The ‘First Lady of Billiards’ Wowed 1950s San Francisco—and the Rest of the World
[dropcap]âT[/dropcap]o the average woman,â the Chicago Tribune reported, âa cushion is something you sew, embroider or tuck behind your back for comfort. Three cushions are just three times that. But to one little lady, three cushions represent a challenge never before taken up by a woman. She is Miss Masako Katsura … a wisp of a woman who looks as if she would have difficulty blowing a feather away, but who instead can make billiard balls explode, or behave like chastened children.â
It was May 8, 1952 and Chicago was reacting with the same startled disbelief that had greeted three-cushion billiard pro Masako Katsura when sheâd arrived in the Bay Area six months earlier. That a woman wanted to spend hours every day inside the smoky, male dominated billiard halls was the first surprise. But it was Katsuraâs ability to compete at the same level as the best male players in the world that attracted big audiences wherever she wentâand big headlines.
A week after the Chicago Tribuneâs report, the San Francisco Chronicle described Katsuraâs battle against 51-time world champion Willie Hoppe in terms that quite purposely alluded to intimate partner violence. âNo gentleman should treat a total stranger, let alone a gracefully proportioned young lady in a gold satin evening gown, the way Willie Hoppe did Miss Masako Katsura last night,â it reported. âHe socked her good, he did, with a billiard cue … [Hoppe] cracked Miss Katsy. But not before he crumbled her heart by letting her a-l-m-o-s-t catch up.â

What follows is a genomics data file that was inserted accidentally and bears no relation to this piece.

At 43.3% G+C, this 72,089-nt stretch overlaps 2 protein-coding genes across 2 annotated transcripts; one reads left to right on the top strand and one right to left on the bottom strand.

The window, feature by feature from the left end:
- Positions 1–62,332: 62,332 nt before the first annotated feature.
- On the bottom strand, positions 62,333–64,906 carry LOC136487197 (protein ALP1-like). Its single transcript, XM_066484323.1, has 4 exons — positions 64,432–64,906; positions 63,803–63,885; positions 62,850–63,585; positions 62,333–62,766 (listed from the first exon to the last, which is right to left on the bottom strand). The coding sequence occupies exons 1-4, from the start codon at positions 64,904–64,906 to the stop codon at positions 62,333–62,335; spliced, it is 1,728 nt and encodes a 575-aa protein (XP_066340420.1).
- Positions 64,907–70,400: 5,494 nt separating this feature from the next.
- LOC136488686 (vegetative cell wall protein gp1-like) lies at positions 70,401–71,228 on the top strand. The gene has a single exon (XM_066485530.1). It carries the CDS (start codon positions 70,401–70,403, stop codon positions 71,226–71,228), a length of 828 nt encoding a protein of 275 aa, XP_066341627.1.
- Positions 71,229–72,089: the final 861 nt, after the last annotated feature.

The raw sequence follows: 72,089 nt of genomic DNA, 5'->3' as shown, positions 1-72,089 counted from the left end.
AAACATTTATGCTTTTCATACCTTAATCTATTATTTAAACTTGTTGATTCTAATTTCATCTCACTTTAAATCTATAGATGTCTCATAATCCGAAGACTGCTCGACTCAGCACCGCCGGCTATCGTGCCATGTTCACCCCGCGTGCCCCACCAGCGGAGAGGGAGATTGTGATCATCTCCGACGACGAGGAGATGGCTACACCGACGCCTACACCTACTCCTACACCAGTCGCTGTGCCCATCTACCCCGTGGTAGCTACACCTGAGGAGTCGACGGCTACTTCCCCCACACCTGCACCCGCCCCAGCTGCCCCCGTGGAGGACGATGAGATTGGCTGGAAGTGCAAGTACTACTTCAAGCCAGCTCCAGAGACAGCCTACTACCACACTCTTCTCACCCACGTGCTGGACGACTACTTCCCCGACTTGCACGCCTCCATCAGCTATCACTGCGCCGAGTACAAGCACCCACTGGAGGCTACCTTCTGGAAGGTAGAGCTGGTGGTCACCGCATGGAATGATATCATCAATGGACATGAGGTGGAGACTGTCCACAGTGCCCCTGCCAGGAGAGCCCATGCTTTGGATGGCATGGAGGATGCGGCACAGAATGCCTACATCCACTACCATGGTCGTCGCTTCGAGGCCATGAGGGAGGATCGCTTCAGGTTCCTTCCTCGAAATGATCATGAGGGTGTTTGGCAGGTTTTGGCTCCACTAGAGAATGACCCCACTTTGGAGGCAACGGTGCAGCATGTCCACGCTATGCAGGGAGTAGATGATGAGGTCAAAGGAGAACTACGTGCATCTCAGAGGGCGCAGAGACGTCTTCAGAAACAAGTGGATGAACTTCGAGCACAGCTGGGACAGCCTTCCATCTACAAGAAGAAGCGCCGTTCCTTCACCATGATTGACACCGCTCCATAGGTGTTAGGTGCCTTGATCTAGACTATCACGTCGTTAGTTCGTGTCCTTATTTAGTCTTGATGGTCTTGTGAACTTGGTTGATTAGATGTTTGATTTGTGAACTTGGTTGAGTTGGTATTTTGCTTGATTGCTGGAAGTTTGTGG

Katsura, who played ambidextrously, remained stoic during all of her matches and public appearances, despite all of the overwrought attention. She may not have understood everything the newspapers were saying about herâshe was still learning Englishâbut the effect she had on competition audiences was undeniable in any language. âShe is cheerful and takes the resentment male competitors often feel with a nonchalant, âI donât mind,ââ the Sacramento Bee reported in 1952. âI am alone at the table,â Katsura later noted.
[dropcap]M[/dropcap]asako Katsura acquired her considerable cue skills growing up in the billiard halls of Tokyo. She started playing at 14, inside the establishment her brother-in-law owned. âI was weak and I was tired all the time,â Katsura later explained. âSo my mother wanted me to play billiards to give me exercise and make me stronger.â